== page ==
This weekend at the Renaissance Capital View hotel in Arlington, VA, Charles “Chuck” Colson was posthumously awarded the Wilberforce Award by the Colson Center for Christian Worldview.
The Wilberforce Award is given each year to “a current hero living out his or her Christian faith with bold and thoughtful action, and thereby honoring the unparalleled example set by William Wilberforce.” Past winners of the award have included the vicar of Bagdad, Rev. Canon Andrew White, professor Robert George of Princeton, and Cardinal Timothy Dolan.
As a former employee of the Colson Center and a longtime reader of Colson’s work, it was a pleasure to see his children – Emily, Wendell, and Chris – accept the award on behalf of their father. Unable to attend for medical reasons, Patty Colson, his wife, wrote a letter that was read in her place by John Stonestreet, president of the Colson Center.
Both Colson’s family and all of the speakers at the dinner agreed that he would have been honored to receive an award named after one of his personal heroes, William Wilberforce.
The event was a true celebration of Colson. Eric Metaxas hosted the event with his characteristic mirth, joking about the long-windedness of the speakers and taking playful, verbal jabs at his BreakPoint co-host John Stonestreet.
I, along with the team at IFWE, would like to honor Colson for the tremendous effect he had on our country and the example he set for cultural engagement.
Who was Chuck Colson?
Chuck Colson (1931-2012) was a beloved evangelical leader and founder of Prison Fellowship and the Chuck Colson Center for Christian Worldview.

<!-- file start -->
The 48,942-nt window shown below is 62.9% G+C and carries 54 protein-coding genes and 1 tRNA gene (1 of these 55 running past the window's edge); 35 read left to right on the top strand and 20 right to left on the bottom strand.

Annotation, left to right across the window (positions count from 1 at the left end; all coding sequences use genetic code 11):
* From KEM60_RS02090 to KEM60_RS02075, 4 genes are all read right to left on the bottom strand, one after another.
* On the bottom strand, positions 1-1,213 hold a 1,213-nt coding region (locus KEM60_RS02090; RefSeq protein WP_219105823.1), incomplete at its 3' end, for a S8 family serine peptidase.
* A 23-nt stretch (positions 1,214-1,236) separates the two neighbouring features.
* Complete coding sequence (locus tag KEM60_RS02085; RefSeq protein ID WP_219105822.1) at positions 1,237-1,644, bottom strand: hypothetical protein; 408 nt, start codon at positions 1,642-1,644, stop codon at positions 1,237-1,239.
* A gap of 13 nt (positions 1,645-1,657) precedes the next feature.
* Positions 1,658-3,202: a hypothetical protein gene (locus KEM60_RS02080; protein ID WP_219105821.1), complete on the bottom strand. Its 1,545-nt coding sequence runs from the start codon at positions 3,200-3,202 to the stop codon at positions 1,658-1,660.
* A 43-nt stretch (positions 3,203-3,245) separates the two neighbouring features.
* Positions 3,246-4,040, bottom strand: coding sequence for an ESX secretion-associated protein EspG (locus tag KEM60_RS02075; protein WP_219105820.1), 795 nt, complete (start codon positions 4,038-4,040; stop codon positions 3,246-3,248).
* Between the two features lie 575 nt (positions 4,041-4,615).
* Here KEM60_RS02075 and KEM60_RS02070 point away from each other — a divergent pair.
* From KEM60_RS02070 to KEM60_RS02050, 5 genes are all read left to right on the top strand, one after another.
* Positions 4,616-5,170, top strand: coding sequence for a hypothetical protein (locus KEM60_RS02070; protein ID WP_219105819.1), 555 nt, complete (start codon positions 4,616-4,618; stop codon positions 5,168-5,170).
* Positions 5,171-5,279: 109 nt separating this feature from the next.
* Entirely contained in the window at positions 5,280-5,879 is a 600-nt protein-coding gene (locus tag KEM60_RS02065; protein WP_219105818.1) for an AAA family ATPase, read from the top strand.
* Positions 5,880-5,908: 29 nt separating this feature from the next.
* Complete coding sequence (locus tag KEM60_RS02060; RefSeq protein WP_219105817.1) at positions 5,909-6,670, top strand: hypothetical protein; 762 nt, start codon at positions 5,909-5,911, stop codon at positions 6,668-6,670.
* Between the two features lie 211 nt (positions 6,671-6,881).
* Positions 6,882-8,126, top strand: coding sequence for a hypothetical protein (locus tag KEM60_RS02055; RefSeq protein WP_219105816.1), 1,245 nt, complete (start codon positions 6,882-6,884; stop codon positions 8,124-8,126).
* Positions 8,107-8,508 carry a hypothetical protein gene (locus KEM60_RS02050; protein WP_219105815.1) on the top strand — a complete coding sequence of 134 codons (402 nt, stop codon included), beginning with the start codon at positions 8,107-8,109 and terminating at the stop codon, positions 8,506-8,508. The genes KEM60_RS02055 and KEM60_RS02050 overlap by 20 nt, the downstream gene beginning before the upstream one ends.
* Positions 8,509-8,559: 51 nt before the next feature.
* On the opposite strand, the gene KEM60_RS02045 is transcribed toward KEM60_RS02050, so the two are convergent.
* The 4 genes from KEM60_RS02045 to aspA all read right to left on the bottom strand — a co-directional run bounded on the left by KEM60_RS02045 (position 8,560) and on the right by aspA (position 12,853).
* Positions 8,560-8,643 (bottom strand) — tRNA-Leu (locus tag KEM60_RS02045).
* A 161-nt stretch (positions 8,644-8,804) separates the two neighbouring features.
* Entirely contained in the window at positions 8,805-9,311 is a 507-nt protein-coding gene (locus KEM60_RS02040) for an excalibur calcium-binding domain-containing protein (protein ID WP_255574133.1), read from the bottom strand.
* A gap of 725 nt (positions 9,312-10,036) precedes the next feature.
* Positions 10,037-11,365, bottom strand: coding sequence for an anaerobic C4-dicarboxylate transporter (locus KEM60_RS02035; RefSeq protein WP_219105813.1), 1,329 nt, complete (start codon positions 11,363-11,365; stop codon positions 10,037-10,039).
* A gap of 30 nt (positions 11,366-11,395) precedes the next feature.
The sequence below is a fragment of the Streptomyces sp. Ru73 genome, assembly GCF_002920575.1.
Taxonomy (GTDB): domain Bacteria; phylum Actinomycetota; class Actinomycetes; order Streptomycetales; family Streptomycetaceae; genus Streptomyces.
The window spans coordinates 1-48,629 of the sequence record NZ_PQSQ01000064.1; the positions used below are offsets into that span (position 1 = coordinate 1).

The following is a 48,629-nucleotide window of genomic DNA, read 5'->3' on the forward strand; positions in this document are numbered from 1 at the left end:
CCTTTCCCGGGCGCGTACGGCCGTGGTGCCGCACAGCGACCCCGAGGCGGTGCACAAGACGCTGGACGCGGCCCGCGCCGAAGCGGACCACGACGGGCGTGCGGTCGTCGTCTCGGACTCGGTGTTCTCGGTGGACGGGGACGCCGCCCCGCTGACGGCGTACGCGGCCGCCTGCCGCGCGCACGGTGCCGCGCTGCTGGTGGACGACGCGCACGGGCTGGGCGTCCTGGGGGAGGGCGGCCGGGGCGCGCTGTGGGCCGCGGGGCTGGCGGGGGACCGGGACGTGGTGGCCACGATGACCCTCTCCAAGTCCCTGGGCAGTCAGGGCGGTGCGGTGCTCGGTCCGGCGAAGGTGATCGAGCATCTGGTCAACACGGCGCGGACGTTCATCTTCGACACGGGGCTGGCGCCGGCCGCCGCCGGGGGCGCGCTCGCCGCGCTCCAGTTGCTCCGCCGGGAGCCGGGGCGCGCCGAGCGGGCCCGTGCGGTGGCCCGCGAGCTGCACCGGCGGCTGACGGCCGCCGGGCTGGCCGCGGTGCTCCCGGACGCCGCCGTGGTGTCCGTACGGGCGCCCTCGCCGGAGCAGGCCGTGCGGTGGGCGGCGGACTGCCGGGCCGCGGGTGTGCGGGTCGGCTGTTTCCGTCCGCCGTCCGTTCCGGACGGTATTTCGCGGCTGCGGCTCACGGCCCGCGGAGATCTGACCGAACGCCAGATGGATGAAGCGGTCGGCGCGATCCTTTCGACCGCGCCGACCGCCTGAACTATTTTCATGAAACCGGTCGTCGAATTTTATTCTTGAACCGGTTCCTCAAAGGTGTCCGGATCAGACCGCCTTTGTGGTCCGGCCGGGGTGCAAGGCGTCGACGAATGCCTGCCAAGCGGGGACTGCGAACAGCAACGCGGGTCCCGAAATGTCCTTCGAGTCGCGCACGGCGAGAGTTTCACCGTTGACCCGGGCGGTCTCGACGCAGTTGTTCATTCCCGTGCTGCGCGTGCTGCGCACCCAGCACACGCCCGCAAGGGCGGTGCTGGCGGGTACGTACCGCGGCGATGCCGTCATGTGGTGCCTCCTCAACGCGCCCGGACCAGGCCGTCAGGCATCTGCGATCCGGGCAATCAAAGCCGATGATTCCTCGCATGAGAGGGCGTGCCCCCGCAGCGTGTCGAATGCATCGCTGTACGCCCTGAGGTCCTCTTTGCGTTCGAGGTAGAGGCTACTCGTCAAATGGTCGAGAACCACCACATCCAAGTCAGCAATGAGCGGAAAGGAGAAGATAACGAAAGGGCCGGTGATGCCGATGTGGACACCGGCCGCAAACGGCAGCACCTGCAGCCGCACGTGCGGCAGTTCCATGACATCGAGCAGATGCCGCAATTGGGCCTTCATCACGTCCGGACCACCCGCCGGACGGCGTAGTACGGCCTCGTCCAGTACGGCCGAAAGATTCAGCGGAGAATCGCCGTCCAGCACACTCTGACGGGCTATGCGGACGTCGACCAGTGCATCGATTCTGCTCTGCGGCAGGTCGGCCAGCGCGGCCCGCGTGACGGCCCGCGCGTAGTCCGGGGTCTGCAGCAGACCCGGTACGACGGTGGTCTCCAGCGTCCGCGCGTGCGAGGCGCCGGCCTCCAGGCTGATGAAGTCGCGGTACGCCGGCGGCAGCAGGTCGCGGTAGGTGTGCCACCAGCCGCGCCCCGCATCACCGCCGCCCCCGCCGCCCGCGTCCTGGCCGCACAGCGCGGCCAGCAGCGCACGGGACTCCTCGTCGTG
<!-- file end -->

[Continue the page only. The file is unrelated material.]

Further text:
From 1969 to 1973, Colson was special counsel to President Richard Nixon. The New York Times described him as “the mastermind behind some of the dirty tricks that led to Nixon’s downfall.” In 1974, he pleaded guilty to charges related to Watergate and served seven months in a federal prison.
The year before going to prison, Colson converted to Christianity. Speaking of Colson’s dramatic change after his conversion, Timothy George, dean of Beeson Divinity School at Samford University, said, “The most important takeaway is that he was a specimen of God’s amazing grace, one of the most remarkable in modern times.”
After his release from prison, Colson founded Prison Fellowship, which has since become the world’s largest outreach to prisoners, ex-prisoners, and their families.
Colson also founded the Colson Center for Christian Worldview, a separately branded but integrated program of Prison Fellowship Ministries. The Colson Center for Christian Worldview seeks to build and resource a movement of Christian committed to living and defending the Christian worldview through the proclamation of truth, leadership training, and collaboration with like-minded organizations. In 2015, they became an independent organization and are celebrating the 25th anniversary of Colson’s BreakPoint broadcast this year.